By Ivan Zhelev
Everyone has a hierarchical structure of values, and I always place the freedom of expression on top of mine. However, I might not put my life in danger for the sake of my chief belief - will Belarusians do so?
On a hazy, drizzly Saturday morning in the middle of a global pandemic, the streets of Minsk are occupied by hundreds of thousands. For many Belarusians, the yearning for change prevails over the desire for a lethargic morning at home. Armed with white and red flags, the new symbol of change, and umbrellas to protect themselves from the water cannons, protesters are shouting "change."
The clashes between the riot police and protesters are severe. Vladimir Bykov, 23, a student at the Belarusian State Medical University, is unsuccessfully endeavoring to rescue his co-student from the "claws of the police". Shortly after the attempt to help, shivering in disbelief with blood staining his face, he says with a trembling voice: "I want a change in my country - I am tired of the dictatorship. We must put an end to tyranny."
The fire in the protester's eyes, the energy in their chanting and their determination for change is astonishing. Polina Ivanova, 64, an ex-geography teacher, says: "I want my children to live in Belarus. I want them to have a future here, not to be forced to leave our country. We won't stop until Lukashenko resigns."
Belarusian police deploy stun grenades against protesters and break into apartments looking for democratic activists. The law enforcers have been authorised to use lethal force if necessary against anti-government demonstrators, a senior government official said to the BBC. "They blasted us with coloured water to mark us out for arrest," says a protestor. His friend hurriedly adding: "the bastards have broken my nose."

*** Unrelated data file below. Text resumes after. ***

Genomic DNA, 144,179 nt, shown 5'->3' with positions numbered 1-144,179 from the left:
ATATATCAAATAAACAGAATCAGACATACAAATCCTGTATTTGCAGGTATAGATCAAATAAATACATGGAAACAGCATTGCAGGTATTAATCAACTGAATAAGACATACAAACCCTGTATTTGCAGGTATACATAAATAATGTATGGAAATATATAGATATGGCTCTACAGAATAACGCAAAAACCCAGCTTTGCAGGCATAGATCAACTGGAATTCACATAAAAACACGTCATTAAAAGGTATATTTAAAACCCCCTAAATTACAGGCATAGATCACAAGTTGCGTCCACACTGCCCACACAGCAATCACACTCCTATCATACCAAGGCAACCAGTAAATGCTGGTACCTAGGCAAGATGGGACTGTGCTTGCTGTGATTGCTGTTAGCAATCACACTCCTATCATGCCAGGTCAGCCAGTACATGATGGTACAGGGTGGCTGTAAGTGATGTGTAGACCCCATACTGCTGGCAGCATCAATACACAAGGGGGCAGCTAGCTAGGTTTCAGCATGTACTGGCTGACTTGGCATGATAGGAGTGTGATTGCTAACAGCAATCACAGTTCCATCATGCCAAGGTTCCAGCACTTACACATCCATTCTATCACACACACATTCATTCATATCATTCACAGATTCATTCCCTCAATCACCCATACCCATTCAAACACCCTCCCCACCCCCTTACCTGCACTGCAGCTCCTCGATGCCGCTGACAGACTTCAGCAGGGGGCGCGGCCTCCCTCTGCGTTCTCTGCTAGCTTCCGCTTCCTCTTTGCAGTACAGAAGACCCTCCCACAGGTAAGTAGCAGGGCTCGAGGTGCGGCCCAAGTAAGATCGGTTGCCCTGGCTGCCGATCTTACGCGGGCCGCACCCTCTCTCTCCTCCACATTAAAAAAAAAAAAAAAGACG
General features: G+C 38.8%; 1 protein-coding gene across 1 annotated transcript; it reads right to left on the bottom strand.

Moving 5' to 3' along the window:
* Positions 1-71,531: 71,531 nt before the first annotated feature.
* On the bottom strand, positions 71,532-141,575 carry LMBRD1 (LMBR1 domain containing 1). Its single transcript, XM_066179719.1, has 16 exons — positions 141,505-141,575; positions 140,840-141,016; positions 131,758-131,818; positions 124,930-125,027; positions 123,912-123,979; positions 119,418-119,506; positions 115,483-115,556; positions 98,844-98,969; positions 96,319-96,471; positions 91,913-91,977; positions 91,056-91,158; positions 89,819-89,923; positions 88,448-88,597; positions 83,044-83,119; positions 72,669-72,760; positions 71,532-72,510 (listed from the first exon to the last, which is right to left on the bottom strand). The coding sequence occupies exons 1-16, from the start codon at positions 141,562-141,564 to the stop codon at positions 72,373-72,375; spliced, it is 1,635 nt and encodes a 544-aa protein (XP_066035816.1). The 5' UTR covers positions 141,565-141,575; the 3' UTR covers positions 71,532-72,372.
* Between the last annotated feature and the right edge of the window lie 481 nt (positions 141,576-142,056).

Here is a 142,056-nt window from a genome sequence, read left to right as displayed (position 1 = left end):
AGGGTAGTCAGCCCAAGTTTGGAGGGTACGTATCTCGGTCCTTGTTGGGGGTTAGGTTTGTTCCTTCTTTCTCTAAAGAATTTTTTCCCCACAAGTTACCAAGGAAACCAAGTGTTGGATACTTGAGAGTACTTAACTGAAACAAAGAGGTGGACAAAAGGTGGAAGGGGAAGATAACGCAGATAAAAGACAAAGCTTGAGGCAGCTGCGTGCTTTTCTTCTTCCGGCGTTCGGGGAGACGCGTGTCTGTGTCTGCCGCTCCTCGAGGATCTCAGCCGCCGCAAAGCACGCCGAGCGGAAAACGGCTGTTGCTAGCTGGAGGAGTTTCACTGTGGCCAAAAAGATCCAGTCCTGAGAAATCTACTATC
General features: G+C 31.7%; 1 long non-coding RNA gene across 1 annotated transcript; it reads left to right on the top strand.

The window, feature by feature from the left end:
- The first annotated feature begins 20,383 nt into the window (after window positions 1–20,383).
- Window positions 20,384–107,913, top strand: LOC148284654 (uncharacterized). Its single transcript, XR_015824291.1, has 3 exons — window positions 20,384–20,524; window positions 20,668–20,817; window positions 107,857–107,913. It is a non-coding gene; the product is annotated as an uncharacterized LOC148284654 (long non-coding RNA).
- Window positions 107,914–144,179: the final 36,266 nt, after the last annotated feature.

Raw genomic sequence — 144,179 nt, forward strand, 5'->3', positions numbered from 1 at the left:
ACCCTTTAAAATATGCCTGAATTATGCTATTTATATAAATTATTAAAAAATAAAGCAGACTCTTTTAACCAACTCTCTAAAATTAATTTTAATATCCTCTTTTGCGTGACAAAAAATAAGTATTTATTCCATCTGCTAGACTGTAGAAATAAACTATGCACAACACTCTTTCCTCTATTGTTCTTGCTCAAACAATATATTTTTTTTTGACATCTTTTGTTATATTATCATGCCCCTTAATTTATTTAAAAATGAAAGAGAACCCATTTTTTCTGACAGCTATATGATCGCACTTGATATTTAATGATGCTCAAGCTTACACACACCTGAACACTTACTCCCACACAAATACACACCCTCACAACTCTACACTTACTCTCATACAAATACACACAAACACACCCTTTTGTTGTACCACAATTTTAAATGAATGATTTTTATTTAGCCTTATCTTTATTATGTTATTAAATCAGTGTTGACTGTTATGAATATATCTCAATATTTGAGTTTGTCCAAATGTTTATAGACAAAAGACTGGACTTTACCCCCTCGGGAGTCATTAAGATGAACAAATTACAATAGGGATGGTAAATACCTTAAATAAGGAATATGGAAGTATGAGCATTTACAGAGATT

A source in Minsk says anxiety and concern are widespread - after many protesters were tortured and beaten up by police forces. Masked men with batons frequently grab protesters, drag them to unmarked vans and drive off. "Everyone joining an opposition protest is a terrorist, and we will wring their necks like ducks," said Mr Lukashenko in March 2006.
Linas Linkevicus, a Lithuanian foreign minister, told Aljazeera "we are demanding very simple things from the government - to release the detained, cease violence towards citizens and start a dialogue. The force used against them [protesters] is extraordinary." European leaders imposed sanctions on Minsk and advised Mr Lukashenko to engage in a productive conversation with the pro-democratic activists. In a press conference, Angela Merkel said: "The EU acts against those who oppose the democratic movement, and it is a very important signal."
Belarus has had the same president since its Independence Day in 1994. Lukashenko has been ruling the former Soviet republic with an iron fist - his authoritarian style has earned him the nickname of Europe's last dictator. Many accuse the current leader of defrauding the elections.